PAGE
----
Plessy v. Ferguson

Plessy v. Ferguson

Plessy v. Ferguson

Plessy v. Ferguson

Synopsis

More than the story of one man's case, this book tells the story of entire generations of people marked as "mixed race" in America amid slavery and its aftermath, and being officially denied their multicultural identity and personal rights as a result.

Excerpt

PLESSY V. FERGUSON lies as a ruined landmark in U.S. history. The decision of the Supreme Court of the United States on May 18, 1896, found no Constitutional violation in Louisiana’s enforced separation of the races in its 1890 Separate Car Act. The decision set in law a rule known as the “separate but equal” doctrine. It let states mandate discrimination on the basis of race, and it let states make violating segregation a crime. The Court’s ruling reached far beyond railway coaches, which were the immediate subject in Plessy v. Ferguson. The rule stretched from transportation to schools and other public services and facilities such as parks, pools, drinking fountains, and restrooms. The decision figured everywhere, extending tentacles deep inside public and private life throughout the United States. Its effects especially marked the South, where slavery long dominated society.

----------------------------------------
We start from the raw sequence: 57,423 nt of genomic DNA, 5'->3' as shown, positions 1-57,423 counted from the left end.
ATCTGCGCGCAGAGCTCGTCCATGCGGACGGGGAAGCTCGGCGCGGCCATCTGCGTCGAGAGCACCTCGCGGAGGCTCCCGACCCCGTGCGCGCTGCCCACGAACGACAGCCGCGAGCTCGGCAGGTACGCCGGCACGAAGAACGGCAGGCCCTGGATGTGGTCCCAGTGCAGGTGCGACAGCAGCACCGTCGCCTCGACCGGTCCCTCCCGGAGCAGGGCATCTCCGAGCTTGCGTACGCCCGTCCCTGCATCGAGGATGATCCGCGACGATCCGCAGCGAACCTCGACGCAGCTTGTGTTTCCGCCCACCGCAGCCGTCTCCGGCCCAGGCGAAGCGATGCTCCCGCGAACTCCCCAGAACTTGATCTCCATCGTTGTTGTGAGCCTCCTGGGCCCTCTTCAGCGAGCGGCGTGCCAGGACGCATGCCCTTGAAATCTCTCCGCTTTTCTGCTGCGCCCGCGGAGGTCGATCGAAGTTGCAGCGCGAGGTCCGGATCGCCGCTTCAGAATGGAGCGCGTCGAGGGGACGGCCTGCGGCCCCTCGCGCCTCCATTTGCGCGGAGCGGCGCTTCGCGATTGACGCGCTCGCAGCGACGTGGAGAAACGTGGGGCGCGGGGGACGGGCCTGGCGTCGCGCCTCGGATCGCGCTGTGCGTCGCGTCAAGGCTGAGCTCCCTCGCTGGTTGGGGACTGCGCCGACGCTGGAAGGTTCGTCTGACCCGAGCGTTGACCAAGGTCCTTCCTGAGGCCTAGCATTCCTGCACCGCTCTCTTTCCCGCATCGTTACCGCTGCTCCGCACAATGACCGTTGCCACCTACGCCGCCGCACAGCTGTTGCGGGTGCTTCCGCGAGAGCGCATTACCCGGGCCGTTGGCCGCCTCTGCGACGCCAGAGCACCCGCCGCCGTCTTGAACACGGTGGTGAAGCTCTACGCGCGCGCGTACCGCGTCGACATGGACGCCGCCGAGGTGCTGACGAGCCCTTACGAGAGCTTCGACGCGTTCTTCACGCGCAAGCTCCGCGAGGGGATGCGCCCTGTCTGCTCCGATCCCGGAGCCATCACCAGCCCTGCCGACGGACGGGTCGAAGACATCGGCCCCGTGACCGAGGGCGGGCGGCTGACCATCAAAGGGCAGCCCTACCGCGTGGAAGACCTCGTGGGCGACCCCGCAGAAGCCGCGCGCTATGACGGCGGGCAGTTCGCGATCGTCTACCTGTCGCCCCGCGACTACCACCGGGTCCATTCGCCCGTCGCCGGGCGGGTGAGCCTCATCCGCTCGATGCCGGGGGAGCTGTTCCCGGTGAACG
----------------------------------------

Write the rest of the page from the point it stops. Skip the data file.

The Court majority rejected all reasoning that segregation extended slavery in violation of the Thirteenth Amendment. Writing for the 7-to-1 majority, Massachusetts-born Justice Henry Billings Brown professed to see no harm in racial segregation. Justice Brown and his concurring colleagues saw separate-but-equal segregation as treating nonwhites and whites the same. They saw race as a real and reasonable divider of people. They saw no way law could or should change or intervene in race relations. To them, racial segregation reflected what Justice Brown described as “the established usages, customs and traditions of the people.” The majority saw its decision as confirming prevailing arrangements and attitudes. It represented no new development.

Plessy v. Ferguson became a symbol of resurgent white supremacy scrambling in the United States to reimpose the bulwarks of its domination breached with the outlawing of slavery in 1865. In many circles, the Supreme Court’s decision reflected southern conservative whites’ final reascendancy from the ordeal of federally imposed Reconstruction and civil rights enforcement. They had used the terror of vigilante violence with groups such as the Ku Klux Klan to rout and intimidate opposition. With . . .

Search by... Author
Show... All Results Primary Sources Peer-reviewed

Oops!

An unknown error has occurred. Please click the button below to reload the page. If the problem persists, please try again in a little while.